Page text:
Papa John’s International’s shares have rallied 26 per cent in 2015 on the pizza chain’s surging profit growth and technological advancements, making it one of the richest restaurant stocks around. An increasing number of short sellers don’t think that will last.
The number of shares being shorted - a bet that the stock will fall - has risen to five per cent of those outstanding, near the highest level in six years, according to data compiled by Bloomberg and Markit. The investors are wagering that Papa John’s will have a tough time sustaining its lofty price-to- earnings ratio of 36.4. That valuation puts it behind only Starbucks and Chipotle Mexican Grill among big North American restaurant chains.
The broader question is whether Papa John’s can keep up the pace of sales and profit growth in an increasingly crowded pizza market. The Louisville, Kentucky-based chain has attracted customers in recent years by touting natural ingredients and online-ordering features. But competition is getting stiffer. Papa John’s large pizza rivals are improving their technology, and upstarts such as Blaze, Mod and Pieology are expanding quickly, aiming to take Chipotle’s fast-casual approach to food and apply it to pizza.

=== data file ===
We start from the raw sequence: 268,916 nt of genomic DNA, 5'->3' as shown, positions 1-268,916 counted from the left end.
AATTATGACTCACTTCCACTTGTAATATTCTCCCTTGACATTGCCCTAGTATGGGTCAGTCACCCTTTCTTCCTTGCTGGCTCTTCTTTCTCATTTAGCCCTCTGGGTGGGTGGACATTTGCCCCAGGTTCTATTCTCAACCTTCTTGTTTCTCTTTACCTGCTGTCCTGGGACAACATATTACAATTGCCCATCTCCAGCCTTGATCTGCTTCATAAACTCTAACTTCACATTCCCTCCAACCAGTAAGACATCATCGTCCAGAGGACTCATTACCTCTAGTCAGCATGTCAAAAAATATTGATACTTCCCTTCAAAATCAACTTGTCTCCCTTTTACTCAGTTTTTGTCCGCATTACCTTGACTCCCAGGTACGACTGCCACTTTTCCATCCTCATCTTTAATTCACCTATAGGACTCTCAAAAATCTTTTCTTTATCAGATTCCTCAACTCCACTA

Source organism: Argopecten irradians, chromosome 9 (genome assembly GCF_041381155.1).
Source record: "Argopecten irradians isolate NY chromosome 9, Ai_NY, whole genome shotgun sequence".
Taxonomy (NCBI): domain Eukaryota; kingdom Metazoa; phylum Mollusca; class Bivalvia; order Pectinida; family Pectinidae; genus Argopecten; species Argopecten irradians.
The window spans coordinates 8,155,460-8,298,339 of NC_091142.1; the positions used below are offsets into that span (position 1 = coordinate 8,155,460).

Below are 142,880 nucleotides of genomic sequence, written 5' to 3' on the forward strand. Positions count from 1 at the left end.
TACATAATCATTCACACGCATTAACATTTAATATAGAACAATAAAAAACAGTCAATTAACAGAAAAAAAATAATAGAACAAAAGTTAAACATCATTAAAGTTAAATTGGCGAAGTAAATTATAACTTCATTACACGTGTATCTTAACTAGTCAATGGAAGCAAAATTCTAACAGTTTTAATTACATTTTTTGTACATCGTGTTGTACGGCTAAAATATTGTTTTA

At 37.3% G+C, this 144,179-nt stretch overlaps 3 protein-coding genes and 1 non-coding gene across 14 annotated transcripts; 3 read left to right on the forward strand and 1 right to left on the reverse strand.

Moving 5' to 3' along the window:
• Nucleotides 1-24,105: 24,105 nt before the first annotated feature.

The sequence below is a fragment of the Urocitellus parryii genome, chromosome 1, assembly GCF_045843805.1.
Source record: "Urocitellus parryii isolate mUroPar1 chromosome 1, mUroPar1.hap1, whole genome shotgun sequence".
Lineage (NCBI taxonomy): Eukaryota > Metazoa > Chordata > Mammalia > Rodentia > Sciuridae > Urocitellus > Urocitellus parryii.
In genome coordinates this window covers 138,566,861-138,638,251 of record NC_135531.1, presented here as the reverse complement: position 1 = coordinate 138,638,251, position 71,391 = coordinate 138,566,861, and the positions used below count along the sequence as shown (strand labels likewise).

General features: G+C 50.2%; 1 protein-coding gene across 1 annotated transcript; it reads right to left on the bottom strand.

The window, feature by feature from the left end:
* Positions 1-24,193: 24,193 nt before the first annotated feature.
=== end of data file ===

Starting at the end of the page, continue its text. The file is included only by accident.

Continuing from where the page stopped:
Get a FREE Digital Subscription!Enjoy full access to Hospitality Ireland, our weekly email news digest, all website and app content, and every digital issue.
Papa John’s is the fourth-largest pizza company in the US, with systemwide sales of about $2.67 billion in 2014, according to the research firm Technomic. The company ranks behind Yum! Brands'Pizza Hut, Domino’s Pizza and Little Caesars Enterprises in the industry.
The race to build more sophisticated ordering technology has made pizza chains more efficient. By letting customers pick out their pizza on an app or website, companies can reduce errors and potentially use less labor. Last December, Papa John’s said it was the first of its competitors to generate 50 per cent of its sales through digital channels.
News by Bloomberg, edited by Hospitality Ireland